Here is where it seems to me that the World Social Forum has a very current lesson to offer unions, social organizations, religious orders, churches: it teaches us to organize horizontally in a network rather than vertically. Vertical organization has been sidelined by networking. Henry Ford built cars with vertical organization. He made all the parts for his cars in his factories. It was the same way they must have worked in the abandoned jeep factory in which we were camped in Mumbai. Things are no longer done that way; the parts are now made and combined in a network covering different countries. Doing it that way brings another concept of power into play, not the defined and static one derived vertically, but power in motion, power that is invisible, unattainable and unassailable. It’s a bit like the Holy Spirit of the Pentecostals, which is everywhere, can be felt, comes and goes, moves and moves me, throws me down and picks me up…
And if that’s how it is, as it seems to be (after all, the Pentecostals are an expression not unrelated to globalization), then it is necessary to be always a step ahead of the game, because what’s here today is gone tomorrow, whoever’s in the limelight today will have been forgotten tomorrow, and yesterday’s heroes are quickly replaced. This evidently multiplies the number of things that are of no use and requires us to be constantly on the lookout for signs of this “other world.” It is an ongoing search—also in network—to figure out in what node the power is concentrated and through what holes in the net it is escaping. This search is indispensable right now if we are ever to “empower” the poor, to use that hackneyed but fitting word.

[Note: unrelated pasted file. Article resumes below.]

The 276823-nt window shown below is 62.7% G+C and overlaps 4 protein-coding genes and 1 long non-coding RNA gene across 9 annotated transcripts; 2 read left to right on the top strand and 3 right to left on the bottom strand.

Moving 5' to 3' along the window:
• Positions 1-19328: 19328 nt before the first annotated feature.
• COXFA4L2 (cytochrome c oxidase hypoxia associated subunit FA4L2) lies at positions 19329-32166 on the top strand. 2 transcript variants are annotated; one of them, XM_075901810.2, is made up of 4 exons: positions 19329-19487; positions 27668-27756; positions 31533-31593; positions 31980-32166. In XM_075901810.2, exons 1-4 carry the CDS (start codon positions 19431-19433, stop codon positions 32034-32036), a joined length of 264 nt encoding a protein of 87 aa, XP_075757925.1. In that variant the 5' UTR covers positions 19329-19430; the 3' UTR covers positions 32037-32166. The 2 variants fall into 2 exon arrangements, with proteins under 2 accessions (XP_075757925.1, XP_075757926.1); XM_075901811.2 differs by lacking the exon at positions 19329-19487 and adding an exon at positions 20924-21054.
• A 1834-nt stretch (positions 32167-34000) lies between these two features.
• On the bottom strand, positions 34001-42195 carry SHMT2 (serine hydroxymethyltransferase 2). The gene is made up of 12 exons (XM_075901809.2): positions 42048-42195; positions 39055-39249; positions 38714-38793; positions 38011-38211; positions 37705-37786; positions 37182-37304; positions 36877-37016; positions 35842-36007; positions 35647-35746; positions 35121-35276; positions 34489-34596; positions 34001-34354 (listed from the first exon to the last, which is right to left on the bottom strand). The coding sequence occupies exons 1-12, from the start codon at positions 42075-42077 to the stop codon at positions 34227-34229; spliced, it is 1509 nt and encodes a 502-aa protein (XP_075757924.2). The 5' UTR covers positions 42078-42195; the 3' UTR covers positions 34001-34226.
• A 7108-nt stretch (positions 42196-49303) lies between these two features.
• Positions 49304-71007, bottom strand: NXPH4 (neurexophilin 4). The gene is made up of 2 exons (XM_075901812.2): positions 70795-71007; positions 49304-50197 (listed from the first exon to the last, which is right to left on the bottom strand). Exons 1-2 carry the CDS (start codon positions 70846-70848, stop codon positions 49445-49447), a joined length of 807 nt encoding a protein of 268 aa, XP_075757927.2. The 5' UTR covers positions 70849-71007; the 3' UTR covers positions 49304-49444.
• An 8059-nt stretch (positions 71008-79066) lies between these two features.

A tendency toward ritualized repetitionBut this also represents the World Social Forum’s weakness. It’s in vogue right now, and we assume it will always stay that way. We’re beginning to copy its organizational form, holding continental, regional and thematic forums, such as the Forum of the Americas that will take place in July. All these partial forums hope to link up and culminate in the World Forum. The hope is that it will be possible to hold a Central American Social Forum, a Guatemalan Social Forum and so on when the vogue catches on even more. These are very laudable, interesting initiatives, and let’s hope they work. But the weakness or risk implicit in trying to copy this novel expression is that it could just become a repetitive formula, a ritualization that only adds up to imitation without experience, without an embracing process that allows it to reach its own essence, its own strength, which consists precisely in fluidity, creativity and freshness. If that happens, its power will end up seeping away.
and unconnected diversity?
It was curious that while the forum’s inauguration, on the afternoon of January 16, was full of enthusiasm, the closing ceremony, on the afternoon of January 21, consisted of a couple of hours of speeches with no substance or vibrancy, and some exhausted participants began to leave. I felt as if this stultifying two-hour period was like the death of this formula foretold. But when it was finally over, Brazilian singer Gilberto Gil, the minister of culture in Lula’s government, came on stage with his guitar and electrified the multitudes again. As night fell people began to dance, and at one point a ragged beggar appeared among us. Some Indians wanted to shoo him away, but a number of women defended him. Allowed to remain, he began dancing with everyone with such happiness and purity that we were moved to tears. The Forum’s stammering mystery seemed to be summed up by this very dark-skinned young boy with white eyes.